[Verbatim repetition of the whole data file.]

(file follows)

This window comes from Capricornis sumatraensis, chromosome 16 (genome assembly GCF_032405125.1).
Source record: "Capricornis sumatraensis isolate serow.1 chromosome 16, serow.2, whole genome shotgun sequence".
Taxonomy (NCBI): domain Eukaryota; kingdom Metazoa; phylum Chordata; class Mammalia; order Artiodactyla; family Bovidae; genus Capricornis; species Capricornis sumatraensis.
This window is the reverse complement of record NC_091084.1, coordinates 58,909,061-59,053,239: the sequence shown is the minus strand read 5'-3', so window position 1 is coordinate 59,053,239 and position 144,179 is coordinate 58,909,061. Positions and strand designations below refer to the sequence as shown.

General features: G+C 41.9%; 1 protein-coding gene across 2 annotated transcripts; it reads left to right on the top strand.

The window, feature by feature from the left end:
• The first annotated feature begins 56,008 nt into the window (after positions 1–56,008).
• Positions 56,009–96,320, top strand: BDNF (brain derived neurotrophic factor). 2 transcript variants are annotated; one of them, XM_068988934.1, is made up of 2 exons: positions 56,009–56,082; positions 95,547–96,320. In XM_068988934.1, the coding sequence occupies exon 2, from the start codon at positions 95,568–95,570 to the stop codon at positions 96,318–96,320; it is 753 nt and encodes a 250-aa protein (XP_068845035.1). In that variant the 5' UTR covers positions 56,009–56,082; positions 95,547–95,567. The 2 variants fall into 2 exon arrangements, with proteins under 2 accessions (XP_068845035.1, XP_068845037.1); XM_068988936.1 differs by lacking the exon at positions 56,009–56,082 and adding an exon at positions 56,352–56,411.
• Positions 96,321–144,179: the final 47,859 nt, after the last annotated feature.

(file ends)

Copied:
This window comes from Capricornis sumatraensis, chromosome 16 (genome assembly GCF_032405125.1).
Source record: "Capricornis sumatraensis isolate serow.1 chromosome 16, serow.2, whole genome shotgun sequence".
Taxonomy (NCBI): domain Eukaryota; kingdom Metazoa; phylum Chordata; class Mammalia; order Artiodactyla; family Bovidae; genus Capricornis; species Capricornis sumatraensis.
This window is the reverse complement of record NC_091084.1, coordinates 58,909,061-59,053,239: the sequence shown is the minus strand read 5'-3', so window position 1 is coordinate 59,053,239 and position 144,179 is coordinate 58,909,061. Positions and strand designations below refer to the sequence as shown.

General features: G+C 41.9%; 1 protein-coding gene across 2 annotated transcripts; it reads left to right on the top strand.

The window, feature by feature from the left end:
• The first annotated feature begins 56,008 nt into the window (after positions 1–56,008).
• Positions 56,009–96,320, top strand: BDNF (brain derived neurotrophic factor). 2 transcript variants are annotated; one of them, XM_068988934.1, is made up of 2 exons: positions 56,009–56,082; positions 95,547–96,320. In XM_068988934.1, the coding sequence occupies exon 2, from the start codon at positions 95,568–95,570 to the stop codon at positions 96,318–96,320; it is 753 nt and encodes a 250-aa protein (XP_068845035.1). In that variant the 5' UTR covers positions 56,009–56,082; positions 95,547–95,567. The 2 variants fall into 2 exon arrangements, with proteins under 2 accessions (XP_068845035.1, XP_068845037.1); XM_068988936.1 differs by lacking the exon at positions 56,009–56,082 and adding an exon at positions 56,352–56,411.
• Positions 96,321–144,179: the final 47,859 nt, after the last annotated feature.